Lincoln born artist Kevin Wallhead takes us on a journey from his beginnings at Lincoln College of Art to the present day.
A natural progression in Kevin’s work has taken him from humble beginnings to an artist receiving much acclaim and presented him the opportunity to produce work for many prestigious organisations, not least being commissioned to produce and present work to HM the Queen in 2002 for her Golden Jubilee. In 2003 and 2004 Carlton Television commissioned Kevin for the ‘Midlander of the Year awards’, among the recipients were Martin Johnson, Ozzy Osbourne, the Bishop of Birmingham and Fiona Thornewill the polar explorer. More recently the ‘Birmingham Young Emerging Business Awards’ and also the ‘University of Nottingham Nursing Awards’, and over the new year exhibited in the East Midlands European Arts Headquarters in Brussels.
Kevin shows his work in fifteen galleries throughout England and Wales. In Lincoln he is a member of Harding House Gallery, a co-operative gallery on Steep Hill, where he works one day a week. This gallery seems to be bucking the trend in these difficult times and is thriving, due to an excellent array of art and craft.
Many artists have specialist studios to work in with much space and light, for Kevin the old wash-house at the back of his small terraced home is enough to produce his large and small creative works of art, fondly known by him and his family as the ‘Shed’.
visit www.kevinwallhead.co.uk for Kevin’s latest glass from the shed!
I’ve always been drawn to the figurative, as long as I can remember.
I can’t remember when it all began. Mum says that when I was about three or four, instead of a bedtime story, she would sit on the end of the bed and I would draw her before I settled down to go to sleep. But I can’t remember?
I can remember when I was a little older, I won a drawing competition in a popular children’s comic called ‘Jack and Jill’. I sent them a picture I’d done of a Red Indian wearing a magnificent feather head-dress and I won a fabulous box of paints. It was a big box of paints. Fantastic!
Grammar school was my next memory; I remember pinching a book from the library. There was an image in the book that I had to have, so I put the book under my blazer and calmly walked out of the library. I knew I would never return the book, so it still sits on my bookshelf and now the image hangs pride of place in my shed.
During the time of my A levels, we were taken on a study trip to the big smoke, I’d never been before and I cannot remember which gallery we went to, it was huge. There was an important exhibition taking place, massive canvasses, landscapes and seascapes, full of light, energy and atmosphere (can anyone guess who it is yet?). These were not really my cup of tea, I didn’t spend much time looking at them, instead I wandered off to explore, where did I end up……..in a small room at the top of the building, looking at amazing sketches and figures, transfixed by the images in front of me, drawings by none other than Michelangelo.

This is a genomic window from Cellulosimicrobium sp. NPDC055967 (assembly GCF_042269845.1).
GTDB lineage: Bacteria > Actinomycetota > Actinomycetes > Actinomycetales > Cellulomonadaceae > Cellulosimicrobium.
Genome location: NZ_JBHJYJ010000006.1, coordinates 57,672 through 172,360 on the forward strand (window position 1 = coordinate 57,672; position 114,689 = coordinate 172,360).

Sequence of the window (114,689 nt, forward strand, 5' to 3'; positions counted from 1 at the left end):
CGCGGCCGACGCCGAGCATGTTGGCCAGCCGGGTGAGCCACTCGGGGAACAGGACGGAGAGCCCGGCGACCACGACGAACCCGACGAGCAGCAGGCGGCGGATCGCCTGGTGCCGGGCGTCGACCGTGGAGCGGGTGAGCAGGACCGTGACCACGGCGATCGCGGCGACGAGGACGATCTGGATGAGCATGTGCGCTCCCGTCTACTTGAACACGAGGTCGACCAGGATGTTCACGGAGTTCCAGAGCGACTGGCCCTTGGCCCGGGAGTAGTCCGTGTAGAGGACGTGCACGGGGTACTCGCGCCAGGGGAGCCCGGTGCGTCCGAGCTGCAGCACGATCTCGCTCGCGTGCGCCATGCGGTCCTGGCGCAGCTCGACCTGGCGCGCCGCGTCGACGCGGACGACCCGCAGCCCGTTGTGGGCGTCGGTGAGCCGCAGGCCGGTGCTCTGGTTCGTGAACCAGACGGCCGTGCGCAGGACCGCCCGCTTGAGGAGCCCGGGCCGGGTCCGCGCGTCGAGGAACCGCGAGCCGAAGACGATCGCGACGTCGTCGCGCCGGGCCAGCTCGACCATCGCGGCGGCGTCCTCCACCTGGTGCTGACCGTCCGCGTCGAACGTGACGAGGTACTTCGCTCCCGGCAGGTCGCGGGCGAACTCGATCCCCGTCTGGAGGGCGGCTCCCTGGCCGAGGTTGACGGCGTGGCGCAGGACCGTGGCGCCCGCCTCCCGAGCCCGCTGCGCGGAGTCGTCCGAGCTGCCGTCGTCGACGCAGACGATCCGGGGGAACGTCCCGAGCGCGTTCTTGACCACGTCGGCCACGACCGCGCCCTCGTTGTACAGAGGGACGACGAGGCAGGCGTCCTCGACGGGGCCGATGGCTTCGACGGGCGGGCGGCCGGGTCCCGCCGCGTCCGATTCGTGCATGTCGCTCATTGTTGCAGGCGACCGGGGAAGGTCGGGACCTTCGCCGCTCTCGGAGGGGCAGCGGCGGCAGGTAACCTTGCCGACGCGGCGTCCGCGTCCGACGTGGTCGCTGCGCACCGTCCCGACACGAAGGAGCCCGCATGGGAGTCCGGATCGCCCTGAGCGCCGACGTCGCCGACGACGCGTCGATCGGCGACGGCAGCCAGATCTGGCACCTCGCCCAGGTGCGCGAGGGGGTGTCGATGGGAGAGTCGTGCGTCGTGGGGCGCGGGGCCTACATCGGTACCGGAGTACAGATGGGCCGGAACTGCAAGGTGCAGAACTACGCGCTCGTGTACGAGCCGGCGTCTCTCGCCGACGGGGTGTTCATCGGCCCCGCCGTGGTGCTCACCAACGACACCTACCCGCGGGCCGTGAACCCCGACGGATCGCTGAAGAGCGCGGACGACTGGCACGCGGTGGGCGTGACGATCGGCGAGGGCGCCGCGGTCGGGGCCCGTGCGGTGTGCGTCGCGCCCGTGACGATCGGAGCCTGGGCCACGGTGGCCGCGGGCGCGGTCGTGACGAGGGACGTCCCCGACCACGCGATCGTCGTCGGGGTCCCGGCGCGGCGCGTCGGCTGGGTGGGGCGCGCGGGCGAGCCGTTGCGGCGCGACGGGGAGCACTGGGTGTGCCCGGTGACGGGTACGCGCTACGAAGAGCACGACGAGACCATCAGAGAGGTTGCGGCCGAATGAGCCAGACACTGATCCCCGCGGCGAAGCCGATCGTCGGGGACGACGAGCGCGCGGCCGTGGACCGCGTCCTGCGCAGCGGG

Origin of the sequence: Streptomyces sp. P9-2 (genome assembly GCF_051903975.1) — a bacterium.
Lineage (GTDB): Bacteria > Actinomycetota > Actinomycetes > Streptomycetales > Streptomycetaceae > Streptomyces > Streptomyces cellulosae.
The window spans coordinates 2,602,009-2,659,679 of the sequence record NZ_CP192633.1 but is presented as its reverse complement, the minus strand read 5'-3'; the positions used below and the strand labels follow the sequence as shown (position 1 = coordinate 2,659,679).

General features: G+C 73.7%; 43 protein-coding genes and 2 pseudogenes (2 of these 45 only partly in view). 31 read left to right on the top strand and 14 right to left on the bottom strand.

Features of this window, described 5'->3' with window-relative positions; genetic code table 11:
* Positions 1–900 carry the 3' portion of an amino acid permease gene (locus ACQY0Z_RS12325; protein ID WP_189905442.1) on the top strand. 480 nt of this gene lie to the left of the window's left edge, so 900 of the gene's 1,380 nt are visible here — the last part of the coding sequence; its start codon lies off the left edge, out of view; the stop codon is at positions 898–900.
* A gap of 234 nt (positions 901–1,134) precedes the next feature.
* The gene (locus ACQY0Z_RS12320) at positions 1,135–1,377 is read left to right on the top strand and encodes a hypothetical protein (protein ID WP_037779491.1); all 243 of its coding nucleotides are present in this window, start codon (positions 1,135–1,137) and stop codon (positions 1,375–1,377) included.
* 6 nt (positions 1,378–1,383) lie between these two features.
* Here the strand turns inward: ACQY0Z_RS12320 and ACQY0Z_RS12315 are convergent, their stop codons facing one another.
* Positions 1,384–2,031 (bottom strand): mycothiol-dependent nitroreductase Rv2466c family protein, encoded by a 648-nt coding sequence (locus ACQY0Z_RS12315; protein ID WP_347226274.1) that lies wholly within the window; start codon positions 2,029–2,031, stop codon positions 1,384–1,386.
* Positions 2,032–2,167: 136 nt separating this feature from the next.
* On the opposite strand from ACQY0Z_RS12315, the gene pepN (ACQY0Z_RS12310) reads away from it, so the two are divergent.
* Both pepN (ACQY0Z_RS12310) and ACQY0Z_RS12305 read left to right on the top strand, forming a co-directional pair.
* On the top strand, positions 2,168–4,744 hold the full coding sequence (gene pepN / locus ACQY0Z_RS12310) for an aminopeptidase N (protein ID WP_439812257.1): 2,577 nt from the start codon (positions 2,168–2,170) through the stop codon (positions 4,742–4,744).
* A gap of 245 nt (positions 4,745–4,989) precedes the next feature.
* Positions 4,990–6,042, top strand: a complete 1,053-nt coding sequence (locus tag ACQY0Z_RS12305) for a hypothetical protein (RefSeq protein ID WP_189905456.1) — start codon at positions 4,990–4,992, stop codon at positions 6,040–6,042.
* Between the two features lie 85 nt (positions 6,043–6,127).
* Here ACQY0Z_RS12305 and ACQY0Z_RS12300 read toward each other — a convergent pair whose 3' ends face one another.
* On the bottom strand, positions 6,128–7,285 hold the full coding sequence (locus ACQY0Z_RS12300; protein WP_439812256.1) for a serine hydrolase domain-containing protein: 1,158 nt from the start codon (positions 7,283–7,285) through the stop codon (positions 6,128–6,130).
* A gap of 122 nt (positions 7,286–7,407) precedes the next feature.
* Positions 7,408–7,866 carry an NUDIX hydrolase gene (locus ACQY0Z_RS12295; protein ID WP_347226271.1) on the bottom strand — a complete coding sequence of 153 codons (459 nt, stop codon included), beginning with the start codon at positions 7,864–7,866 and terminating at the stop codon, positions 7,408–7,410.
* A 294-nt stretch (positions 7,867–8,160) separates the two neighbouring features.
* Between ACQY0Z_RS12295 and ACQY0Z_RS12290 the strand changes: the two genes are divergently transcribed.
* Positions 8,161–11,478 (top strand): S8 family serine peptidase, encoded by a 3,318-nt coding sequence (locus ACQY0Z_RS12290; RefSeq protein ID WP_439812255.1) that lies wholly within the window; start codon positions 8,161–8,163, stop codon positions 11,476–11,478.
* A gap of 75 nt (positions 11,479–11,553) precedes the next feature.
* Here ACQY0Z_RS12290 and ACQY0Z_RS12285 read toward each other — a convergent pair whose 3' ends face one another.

I’ve played quite a lot of rugby, from schoolboy to veterans (I can’t remember most of it due to after match frivolities) and combining this with numerous, strenuous outdoor jobs my back finally surrendered, ending with a spinal fusion. It was at this time, can’t work and can’t play rugby that I began drawing my colleagues at the rugby club. I drew them playing the game, didn’t tell them of course until the drawings were complete, and then sold the drawings to them, excellent! I’m on a winner. Who would refuse to pay for a drawing of themselves doing what they love doing most? I drew a few pets as well, but I don’t like talking about that.
A tutor at Lincoln College of Art as it was called then asked me, “Ever thought about going to Art College?” So I did. Awesome! Loved every minute, soaked everything up and more….. It was the life drawing, observational study and colour theory that really lit my fuse.
We had a one day glass workshop organised and the night before I had been reclining on the settee, watching television and at the same time drawing my feet, a simple line drawing. Then it happened? Can you draw in glass using metal?
So the next day I tried it.
Yes you can!
I had discovered what I wanted to do for the rest of my life through this weird and wonderful stuff called glass, and finally found out it’s not just a receptacle for holding real ale. It was an alternative to traditional drawing techniques to produce simple line drawings, much like you would at a life drawing class. This first image is now my logo, on my business cards and on all my other documentation. The original hangs in our front room.
I was able to discover my figurative side thanks to a module at Lincoln University which explored your individual identity. You had to scrutinize yourself (it sounds very painful, but I assure you it’s not, I enjoyed it and would recommend it to anyone), just look back through your life if you can remember, and find out what makes you tick. I AM FIGURATIVE (but I do make other stuff as well).
I spend every day working, thinking, producing and loving what I do. Each piece of work is a narrative of my life, my wife, family and friends and it all comes out of my shed.
If you would like to see more of the stuff that comes out of my shed, visit my website www.kevinwallhead.co.uk
© Kevin Wallhead 2013